Location: Systematic Entomology LaboratoryTitle: Niditinea sabroskyi Metz and Davis (Lepidoptera: Tineidae: Tineinae) from tree swallow nests on Cape Breton Island, Nova Scotia, Canada
|MCEVOY, FRITZ - Non ARS Employee|
Submitted to: Proceedings of the Entomological Society of Washington
Publication Type: Peer Reviewed Journal
Publication Acceptance Date: 8/24/2020
Publication Date: 10/23/2020
Citation: Metz, M., Mcevoy, F. 2020. Niditinea sabroskyi Metz and Davis (Lepidoptera: Tineidae: Tineinae) from tree swallow nests on Cape Breton Island, Nova Scotia, Canada. Proceedings of the Entomological Society of Washington. 122(4):1019-1021.
Interpretive Summary: Clothes moths are stored products and nuisance pests worldwide. They are commonly intercepted at U.S. ports of entry, but their identification is extremely difficult because of their small size and the need to dissect male and/or female genitalic structures. Species have been carried throughout the World as a result of human activity just like rats and cockroaches. In this work, we report a northeastern range expansion and an additional association with bird nests for a clothes moth species we described in 2018. This is notable because it further supports the hypothesis that the moth prefers bird nests, extends the known distribution of the species northeast into Canada, and documents the utility of making new species known to the World. This work is a direct result of the previous ARS publication of the new moth species in 2018. This new information will expand our understanding of the biology of the commonly occurring species, so identifiers can make more prudent decisions about trafficked goods. This information will be useful to scientists and action agency identifiers.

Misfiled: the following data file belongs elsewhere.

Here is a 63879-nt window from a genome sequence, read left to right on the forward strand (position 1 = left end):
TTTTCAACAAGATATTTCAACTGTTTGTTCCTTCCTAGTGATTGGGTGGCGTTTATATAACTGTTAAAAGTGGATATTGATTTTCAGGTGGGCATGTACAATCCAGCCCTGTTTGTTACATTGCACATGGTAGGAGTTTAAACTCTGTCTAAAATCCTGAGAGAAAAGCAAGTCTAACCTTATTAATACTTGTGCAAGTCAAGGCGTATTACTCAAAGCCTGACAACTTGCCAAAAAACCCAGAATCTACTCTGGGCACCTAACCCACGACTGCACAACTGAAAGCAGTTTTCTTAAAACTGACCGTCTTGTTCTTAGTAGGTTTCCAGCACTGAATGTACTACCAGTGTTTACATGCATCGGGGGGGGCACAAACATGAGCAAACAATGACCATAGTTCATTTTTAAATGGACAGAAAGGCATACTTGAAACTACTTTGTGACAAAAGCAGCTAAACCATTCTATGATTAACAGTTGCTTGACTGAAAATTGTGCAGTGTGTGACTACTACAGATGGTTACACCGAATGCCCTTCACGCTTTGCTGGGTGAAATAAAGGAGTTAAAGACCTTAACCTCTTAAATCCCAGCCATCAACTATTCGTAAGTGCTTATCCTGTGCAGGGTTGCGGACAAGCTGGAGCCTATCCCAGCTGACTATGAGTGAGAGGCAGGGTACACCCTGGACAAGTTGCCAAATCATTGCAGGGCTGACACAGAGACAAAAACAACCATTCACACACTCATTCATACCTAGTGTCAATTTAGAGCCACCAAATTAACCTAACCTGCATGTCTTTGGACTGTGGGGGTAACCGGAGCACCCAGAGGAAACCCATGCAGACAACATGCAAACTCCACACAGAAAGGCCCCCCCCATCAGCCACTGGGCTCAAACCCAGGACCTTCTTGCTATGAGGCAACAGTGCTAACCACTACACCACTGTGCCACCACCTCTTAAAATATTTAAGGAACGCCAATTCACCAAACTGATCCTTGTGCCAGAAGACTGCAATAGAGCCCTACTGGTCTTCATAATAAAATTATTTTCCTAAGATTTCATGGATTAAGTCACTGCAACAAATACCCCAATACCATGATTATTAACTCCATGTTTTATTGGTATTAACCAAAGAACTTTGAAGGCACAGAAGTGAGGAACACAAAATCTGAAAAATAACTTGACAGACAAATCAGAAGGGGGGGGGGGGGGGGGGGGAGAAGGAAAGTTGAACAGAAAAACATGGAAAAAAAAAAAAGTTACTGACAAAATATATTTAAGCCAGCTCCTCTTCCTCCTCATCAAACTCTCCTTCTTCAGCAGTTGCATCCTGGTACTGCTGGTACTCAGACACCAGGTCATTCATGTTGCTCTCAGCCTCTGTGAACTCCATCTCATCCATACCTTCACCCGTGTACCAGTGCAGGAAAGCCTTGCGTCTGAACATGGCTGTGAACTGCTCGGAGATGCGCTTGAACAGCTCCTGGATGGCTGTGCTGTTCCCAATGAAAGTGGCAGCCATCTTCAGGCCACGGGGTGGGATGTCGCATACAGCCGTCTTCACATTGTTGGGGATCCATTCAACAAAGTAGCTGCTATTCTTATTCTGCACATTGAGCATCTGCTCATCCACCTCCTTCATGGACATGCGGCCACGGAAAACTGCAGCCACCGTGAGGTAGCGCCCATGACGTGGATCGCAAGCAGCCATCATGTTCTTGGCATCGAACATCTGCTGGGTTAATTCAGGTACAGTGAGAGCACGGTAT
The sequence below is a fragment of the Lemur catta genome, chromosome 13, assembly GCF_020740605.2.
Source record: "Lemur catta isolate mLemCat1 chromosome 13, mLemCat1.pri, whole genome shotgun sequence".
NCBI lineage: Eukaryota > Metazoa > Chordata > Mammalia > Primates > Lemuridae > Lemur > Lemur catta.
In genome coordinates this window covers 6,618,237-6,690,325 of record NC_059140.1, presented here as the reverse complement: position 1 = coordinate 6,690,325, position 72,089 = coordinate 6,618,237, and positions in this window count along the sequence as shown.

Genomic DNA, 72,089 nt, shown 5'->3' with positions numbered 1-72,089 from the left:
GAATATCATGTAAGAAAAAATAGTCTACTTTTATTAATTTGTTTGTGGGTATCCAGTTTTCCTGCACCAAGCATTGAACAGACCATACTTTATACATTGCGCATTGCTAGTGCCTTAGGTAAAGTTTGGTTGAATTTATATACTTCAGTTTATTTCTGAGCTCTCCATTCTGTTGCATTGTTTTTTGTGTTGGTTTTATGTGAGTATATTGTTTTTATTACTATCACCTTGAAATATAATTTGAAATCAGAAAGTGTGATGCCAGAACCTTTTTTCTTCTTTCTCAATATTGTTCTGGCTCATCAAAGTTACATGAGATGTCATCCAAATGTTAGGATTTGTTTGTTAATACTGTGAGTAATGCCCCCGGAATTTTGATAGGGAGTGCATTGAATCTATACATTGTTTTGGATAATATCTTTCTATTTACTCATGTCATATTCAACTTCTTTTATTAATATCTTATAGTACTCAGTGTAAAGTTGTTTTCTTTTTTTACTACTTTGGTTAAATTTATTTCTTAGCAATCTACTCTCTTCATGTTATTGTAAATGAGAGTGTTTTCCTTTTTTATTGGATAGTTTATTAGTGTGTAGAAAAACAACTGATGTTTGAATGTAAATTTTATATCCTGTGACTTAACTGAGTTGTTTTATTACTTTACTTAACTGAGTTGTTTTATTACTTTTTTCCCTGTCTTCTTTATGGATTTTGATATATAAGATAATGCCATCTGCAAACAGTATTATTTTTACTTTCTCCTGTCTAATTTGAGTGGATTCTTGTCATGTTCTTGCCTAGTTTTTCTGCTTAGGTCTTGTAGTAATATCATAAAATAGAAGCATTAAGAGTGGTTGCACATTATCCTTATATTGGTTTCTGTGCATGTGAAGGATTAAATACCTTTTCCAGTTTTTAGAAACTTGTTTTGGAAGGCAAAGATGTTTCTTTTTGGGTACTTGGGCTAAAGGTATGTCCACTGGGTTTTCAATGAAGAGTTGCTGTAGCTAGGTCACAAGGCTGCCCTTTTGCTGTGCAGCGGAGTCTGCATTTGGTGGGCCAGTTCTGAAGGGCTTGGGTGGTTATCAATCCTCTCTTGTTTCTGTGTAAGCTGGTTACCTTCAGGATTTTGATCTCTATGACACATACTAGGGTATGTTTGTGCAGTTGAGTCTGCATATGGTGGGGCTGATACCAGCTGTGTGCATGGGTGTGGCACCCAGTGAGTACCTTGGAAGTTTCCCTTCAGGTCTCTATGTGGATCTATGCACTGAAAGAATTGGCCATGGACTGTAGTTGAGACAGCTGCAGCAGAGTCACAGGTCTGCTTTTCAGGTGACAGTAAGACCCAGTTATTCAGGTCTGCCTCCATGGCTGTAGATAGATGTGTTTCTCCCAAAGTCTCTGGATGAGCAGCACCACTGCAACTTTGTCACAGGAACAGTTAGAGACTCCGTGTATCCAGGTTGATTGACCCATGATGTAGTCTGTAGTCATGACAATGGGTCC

Technical Abstract: The tineid moth, Niditinea sabroskyi Metz and Davis, is reported for the first time in Canada (Cape Breton Island, Nova Scotia). Specimens were reared from tree swallow nest boxes supporting the hypothesis that N. sabroskyi is a bird nest associate as originally proposed. We provide a brief review of the known bird nest associations and the geographic extension of the known distribution for N. sabroskyi.